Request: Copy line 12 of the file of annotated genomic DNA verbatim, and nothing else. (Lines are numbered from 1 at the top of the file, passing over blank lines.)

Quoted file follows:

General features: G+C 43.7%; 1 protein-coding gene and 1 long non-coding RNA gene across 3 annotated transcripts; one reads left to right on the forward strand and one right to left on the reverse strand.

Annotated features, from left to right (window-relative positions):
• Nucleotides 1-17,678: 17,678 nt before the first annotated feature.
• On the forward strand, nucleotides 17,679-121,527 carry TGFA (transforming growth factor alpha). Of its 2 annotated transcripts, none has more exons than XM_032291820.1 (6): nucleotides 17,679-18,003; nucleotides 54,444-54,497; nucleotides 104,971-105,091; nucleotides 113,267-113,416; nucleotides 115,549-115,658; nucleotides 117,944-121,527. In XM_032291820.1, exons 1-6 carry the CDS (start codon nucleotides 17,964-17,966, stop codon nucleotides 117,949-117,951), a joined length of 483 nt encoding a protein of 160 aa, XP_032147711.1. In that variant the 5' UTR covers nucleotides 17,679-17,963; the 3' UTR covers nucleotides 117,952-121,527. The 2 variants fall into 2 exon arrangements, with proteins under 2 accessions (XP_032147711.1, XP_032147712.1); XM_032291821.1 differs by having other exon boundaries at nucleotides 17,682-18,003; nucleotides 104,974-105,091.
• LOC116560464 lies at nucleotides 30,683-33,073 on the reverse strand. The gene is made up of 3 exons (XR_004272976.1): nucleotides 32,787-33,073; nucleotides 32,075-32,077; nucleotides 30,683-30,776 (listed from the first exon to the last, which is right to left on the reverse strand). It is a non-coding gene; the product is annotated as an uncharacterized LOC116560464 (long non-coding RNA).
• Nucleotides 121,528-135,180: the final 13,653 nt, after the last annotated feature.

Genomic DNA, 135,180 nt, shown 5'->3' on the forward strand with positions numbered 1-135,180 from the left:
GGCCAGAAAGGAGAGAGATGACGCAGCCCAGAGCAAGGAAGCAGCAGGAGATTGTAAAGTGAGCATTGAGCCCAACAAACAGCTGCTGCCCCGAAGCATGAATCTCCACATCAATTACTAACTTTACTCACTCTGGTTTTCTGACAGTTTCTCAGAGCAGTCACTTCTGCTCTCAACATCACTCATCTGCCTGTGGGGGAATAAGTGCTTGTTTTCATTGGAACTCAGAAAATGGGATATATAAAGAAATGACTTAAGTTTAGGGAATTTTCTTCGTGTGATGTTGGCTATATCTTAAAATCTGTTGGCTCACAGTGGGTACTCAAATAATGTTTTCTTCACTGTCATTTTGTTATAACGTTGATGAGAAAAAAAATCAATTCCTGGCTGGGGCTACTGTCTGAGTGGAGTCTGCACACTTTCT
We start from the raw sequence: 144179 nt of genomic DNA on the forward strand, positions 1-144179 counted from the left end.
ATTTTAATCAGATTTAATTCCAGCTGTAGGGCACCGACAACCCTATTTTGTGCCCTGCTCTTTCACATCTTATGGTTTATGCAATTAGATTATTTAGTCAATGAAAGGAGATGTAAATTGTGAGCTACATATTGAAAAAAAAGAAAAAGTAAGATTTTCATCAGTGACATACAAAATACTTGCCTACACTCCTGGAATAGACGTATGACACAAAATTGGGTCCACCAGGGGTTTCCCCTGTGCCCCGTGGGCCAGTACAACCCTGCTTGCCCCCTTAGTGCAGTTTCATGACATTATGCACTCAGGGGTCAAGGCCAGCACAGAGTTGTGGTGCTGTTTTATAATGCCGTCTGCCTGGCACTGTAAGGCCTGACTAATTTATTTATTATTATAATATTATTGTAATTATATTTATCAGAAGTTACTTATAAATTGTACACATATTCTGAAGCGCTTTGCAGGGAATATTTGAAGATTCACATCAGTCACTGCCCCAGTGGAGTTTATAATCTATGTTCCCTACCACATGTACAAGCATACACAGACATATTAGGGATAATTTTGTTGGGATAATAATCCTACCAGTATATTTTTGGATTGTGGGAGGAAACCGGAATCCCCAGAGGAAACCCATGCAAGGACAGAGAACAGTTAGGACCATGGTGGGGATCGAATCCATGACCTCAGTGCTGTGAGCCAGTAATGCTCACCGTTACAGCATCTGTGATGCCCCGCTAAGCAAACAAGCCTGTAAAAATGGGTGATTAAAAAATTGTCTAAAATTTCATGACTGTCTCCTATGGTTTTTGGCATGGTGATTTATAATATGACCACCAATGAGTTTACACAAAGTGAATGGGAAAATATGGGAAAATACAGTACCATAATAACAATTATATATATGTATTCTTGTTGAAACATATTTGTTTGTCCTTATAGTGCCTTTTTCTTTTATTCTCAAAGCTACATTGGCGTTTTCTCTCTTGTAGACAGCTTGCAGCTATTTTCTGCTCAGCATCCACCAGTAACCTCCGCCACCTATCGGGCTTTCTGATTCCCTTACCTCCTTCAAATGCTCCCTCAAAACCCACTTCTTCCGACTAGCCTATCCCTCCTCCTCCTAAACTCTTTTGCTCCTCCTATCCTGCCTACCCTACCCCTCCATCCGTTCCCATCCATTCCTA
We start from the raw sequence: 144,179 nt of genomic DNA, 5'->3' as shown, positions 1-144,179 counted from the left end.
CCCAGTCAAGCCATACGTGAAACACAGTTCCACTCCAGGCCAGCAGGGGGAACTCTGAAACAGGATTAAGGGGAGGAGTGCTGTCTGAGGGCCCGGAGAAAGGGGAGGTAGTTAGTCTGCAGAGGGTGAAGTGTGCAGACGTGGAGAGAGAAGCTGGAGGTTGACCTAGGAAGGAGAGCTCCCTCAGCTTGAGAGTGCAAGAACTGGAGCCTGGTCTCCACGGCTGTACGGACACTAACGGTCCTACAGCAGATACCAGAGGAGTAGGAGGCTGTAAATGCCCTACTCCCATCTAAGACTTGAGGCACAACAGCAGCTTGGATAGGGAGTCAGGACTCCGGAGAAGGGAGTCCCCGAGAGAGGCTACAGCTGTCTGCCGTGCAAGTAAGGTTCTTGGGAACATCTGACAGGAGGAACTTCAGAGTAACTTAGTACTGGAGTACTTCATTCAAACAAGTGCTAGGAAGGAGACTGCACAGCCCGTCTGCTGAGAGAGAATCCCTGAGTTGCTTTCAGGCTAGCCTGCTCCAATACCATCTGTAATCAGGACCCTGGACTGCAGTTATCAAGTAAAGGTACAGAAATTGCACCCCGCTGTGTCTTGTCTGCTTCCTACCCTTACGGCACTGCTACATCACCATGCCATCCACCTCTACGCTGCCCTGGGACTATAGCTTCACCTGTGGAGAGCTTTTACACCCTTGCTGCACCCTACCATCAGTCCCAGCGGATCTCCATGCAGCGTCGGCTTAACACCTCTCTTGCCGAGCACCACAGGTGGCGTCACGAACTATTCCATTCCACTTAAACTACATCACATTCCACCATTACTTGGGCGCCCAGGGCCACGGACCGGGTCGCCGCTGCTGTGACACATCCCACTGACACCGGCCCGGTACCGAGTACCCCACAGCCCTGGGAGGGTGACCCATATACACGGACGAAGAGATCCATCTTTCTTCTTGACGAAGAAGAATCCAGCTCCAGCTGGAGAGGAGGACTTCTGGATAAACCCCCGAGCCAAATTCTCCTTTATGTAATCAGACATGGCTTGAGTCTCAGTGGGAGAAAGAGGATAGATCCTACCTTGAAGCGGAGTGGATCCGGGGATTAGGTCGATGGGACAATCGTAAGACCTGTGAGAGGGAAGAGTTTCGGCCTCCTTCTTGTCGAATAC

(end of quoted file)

CCCAGTCAAGCCATACGTGAAACACAGTTCCACTCCAGGCCAGCAGGGGGAACTCTGAAACAGGATTAAGGGGAGGAGTGCTGTCTGAGGGCCCGGAGAAAGGGGAGGTAGTTAGTCTGCAGAGGGTGAAGTGTGCAGACGTGGAGAGAGAAGCTGGAGGTTGACCTAGGAAGGAGAGCTCCCTCAGCTTGAGAGTGCAAGAACTGGAGCCTGGTCTCCACGGCTGTACGGACACTAACGGTCCTACAGCAGATACCAGAGGAGTAGGAGGCTGTAAATGCCCTACTCCCATCTAAGACTTGAGGCACAACAGCAGCTTGGATAGGGAGTCAGGACTCCGGAGAAGGGAGTCCCCGAGAGAGGCTACAGCTGTCTGCCGTGCAAGTAAGGTTCTTGGGAACATCTGACAGGAGGAACTTCAGAGTAACTTAGTACTGGAGTACTTCATTCAAACAAGTGCTAGGAAGGAGACTGCACAGCCCGTCTGCTGAGAGAGAATCCCTGAGTTGCTTTCAGGCTAGCCTGCTCCAATACCATCTGTAATCAGGACCCTGGACTGCAGTTATCAAGTAAAGGTACAGAAATTGCACCCCGCTGTGTCTTGTCTGCTTCCTACCCTTACGGCACTGCTACATCACCATGCCATCCACCTCTACGCTGCCCTGGGACTATAGCTTCACCTGTGGAGAGCTTTTACACCCTTGCTGCACCCTACCATCAGTCCCAGCGGATCTCCATGCAGCGTCGGCTTAACACCTCTCTTGCCGAGCACCACAGGTGGCGTCACGAACTATTCCATTCCACTTAAACTACATCACATTCCACCATTACTTGGGCGCCCAGGGCCACGGACCGGGTCGCCGCTGCTGTGACACATCCCACTGACACCGGCCCGGTACCGAGTACCCCACAGCCCTGGGAGGGTGACCCATATACACGGACGAAGAGATCCATCTTTCTTCTTGACGAAGAAGAATCCAGCTCCAGCTGGAGAGGAGGACTTCTGGATAAACCCCCGAGCCAAATTCTCCTTTATGTAATCAGACATGGCTTGAGTCTCAGTGGGAGAAAGAGGATAGATCCTACCTTGAAGCGGAGTGGATCCGGGGATTAGGTCGATGGGACAATCGTAAGACCTGTGAGAGGGAAGAGTTTCGGCCTCCTTCTTGTCGAATAC